Wars often start well before main forces engage. In the 19th and early 20th centuries, combat often began when light cavalry units crossed the border. For most of the 20th century, the “first battle” typically involved dawn surprise attacks, usually delivered by air forces.1 While a few of these attacks were so shattering that they essentially decided the outcome of the struggle or at least dramatically shaped its course—the Israeli air force’s attack at the opening of the June 1967 Six-Day War comes to mind—in most cases the defender had sufficient strategic space—geographic and/or temporal—to recover and eventually redress the strategic balance to emerge victorious. The opening moments of World War II for Russia and the United States provide two examples.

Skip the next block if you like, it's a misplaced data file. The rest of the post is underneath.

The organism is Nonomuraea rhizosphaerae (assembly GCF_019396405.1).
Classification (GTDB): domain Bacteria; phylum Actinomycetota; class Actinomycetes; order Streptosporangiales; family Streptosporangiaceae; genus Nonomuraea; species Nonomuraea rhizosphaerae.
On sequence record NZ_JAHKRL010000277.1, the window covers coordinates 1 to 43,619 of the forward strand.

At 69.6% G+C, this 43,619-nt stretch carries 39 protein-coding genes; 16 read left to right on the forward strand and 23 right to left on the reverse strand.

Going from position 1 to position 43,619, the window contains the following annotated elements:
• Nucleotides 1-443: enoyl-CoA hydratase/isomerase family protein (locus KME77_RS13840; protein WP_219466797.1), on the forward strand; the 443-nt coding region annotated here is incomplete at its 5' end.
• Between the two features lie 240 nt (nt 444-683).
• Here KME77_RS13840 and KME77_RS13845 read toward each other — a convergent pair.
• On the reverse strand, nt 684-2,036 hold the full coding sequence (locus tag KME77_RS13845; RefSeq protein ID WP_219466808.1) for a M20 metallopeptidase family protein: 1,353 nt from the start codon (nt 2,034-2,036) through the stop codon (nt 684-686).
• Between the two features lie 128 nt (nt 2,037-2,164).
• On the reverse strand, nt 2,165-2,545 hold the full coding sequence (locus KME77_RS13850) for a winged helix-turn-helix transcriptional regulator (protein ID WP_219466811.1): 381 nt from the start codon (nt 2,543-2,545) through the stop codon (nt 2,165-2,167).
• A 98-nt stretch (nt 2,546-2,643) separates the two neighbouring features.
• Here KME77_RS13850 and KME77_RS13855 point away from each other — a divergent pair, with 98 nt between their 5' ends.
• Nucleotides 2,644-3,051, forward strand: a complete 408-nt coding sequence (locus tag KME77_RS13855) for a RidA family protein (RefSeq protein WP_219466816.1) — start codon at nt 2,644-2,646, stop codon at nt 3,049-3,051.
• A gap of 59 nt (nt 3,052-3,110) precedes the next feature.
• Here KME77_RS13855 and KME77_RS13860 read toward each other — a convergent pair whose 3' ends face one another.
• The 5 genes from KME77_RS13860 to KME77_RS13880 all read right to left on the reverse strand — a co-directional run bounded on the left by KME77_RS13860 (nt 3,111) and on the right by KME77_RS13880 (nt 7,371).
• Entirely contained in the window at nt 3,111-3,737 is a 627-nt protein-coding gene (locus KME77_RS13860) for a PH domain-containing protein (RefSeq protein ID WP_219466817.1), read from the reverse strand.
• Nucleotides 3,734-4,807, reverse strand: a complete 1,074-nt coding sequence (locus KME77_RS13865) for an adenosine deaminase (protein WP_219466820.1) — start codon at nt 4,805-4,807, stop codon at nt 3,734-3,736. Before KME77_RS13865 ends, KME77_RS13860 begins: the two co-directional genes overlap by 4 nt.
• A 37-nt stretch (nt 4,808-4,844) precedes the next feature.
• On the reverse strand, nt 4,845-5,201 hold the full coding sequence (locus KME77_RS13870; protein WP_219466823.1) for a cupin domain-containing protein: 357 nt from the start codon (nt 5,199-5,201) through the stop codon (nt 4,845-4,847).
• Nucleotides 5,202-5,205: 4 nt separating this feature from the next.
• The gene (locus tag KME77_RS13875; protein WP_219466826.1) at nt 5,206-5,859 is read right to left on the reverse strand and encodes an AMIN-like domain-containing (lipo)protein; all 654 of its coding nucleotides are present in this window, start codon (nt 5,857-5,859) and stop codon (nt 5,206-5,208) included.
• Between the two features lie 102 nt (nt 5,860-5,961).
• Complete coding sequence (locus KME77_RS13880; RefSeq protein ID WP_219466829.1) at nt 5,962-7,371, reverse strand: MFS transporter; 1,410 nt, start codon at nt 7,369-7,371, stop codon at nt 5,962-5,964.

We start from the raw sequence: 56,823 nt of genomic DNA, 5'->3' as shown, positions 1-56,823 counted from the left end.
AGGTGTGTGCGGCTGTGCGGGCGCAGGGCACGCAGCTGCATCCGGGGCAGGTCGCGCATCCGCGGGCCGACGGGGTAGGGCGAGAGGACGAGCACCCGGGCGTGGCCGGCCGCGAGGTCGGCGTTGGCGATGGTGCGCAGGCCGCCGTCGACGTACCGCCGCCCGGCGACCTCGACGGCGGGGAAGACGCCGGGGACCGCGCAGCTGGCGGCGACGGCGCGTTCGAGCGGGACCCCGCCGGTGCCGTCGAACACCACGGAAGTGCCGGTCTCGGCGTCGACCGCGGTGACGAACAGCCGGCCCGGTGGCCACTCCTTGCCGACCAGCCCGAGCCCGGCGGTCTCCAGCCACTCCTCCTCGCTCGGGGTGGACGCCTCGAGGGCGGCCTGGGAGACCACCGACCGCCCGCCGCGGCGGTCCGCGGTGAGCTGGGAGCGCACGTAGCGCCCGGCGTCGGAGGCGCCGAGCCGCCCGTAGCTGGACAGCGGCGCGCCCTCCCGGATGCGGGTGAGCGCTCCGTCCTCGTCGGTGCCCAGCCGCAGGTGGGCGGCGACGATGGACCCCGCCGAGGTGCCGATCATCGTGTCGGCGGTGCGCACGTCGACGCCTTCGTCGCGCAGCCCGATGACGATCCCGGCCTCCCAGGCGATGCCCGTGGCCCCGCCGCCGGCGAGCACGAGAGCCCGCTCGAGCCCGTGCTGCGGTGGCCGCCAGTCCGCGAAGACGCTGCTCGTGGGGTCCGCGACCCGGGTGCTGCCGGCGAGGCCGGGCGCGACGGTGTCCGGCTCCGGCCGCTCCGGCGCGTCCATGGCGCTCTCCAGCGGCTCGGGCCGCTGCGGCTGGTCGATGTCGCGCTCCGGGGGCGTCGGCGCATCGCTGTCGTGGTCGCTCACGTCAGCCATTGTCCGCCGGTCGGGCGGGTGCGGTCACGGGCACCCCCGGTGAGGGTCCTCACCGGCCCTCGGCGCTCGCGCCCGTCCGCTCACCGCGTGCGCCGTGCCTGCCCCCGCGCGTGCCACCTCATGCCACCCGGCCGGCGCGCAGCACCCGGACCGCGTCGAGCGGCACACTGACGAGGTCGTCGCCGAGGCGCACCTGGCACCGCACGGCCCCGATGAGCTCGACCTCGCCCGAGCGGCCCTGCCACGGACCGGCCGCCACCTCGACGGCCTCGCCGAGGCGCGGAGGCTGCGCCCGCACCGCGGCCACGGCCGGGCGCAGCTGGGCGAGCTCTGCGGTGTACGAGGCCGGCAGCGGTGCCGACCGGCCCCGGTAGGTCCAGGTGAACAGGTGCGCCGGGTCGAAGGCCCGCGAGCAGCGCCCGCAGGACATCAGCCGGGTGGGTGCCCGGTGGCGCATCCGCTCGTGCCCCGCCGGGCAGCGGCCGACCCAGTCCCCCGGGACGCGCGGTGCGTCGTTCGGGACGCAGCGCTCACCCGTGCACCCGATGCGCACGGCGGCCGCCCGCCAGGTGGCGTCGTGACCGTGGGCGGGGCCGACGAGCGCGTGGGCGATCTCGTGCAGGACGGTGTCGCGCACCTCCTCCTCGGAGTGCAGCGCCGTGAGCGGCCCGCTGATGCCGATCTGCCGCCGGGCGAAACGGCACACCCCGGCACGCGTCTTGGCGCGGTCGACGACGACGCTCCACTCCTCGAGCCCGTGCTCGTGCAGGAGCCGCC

The first battle in the 21st century, however, may well be in cyberspace.2 Coordinated cyber attacks designed to shape the larger battlespace and influence a wide range of forces and levers of power may become the key feature of the next war. Early forms of this may have already been seen in Estonia and Georgia. Control of cyberspace may thus be as decisive in the network-dependent early 21st century as control of the air was for most of the 20th century.
In the future, cyber attacks may be combined with other means to inflict paralyzing damage to a nation’s critical infrastructure as well as psychological operations designed to create fear, uncertainty, and doubt, a concept we refer to as infrastructure and information operations. The cyber sphere itself is, of course, a critical warfighting domain that hosts countless information infrastructures, but the rise of network-based control systems in areas as diverse as the power grid and logistics has widened the threat posed by network attacks on opposing infrastructures.
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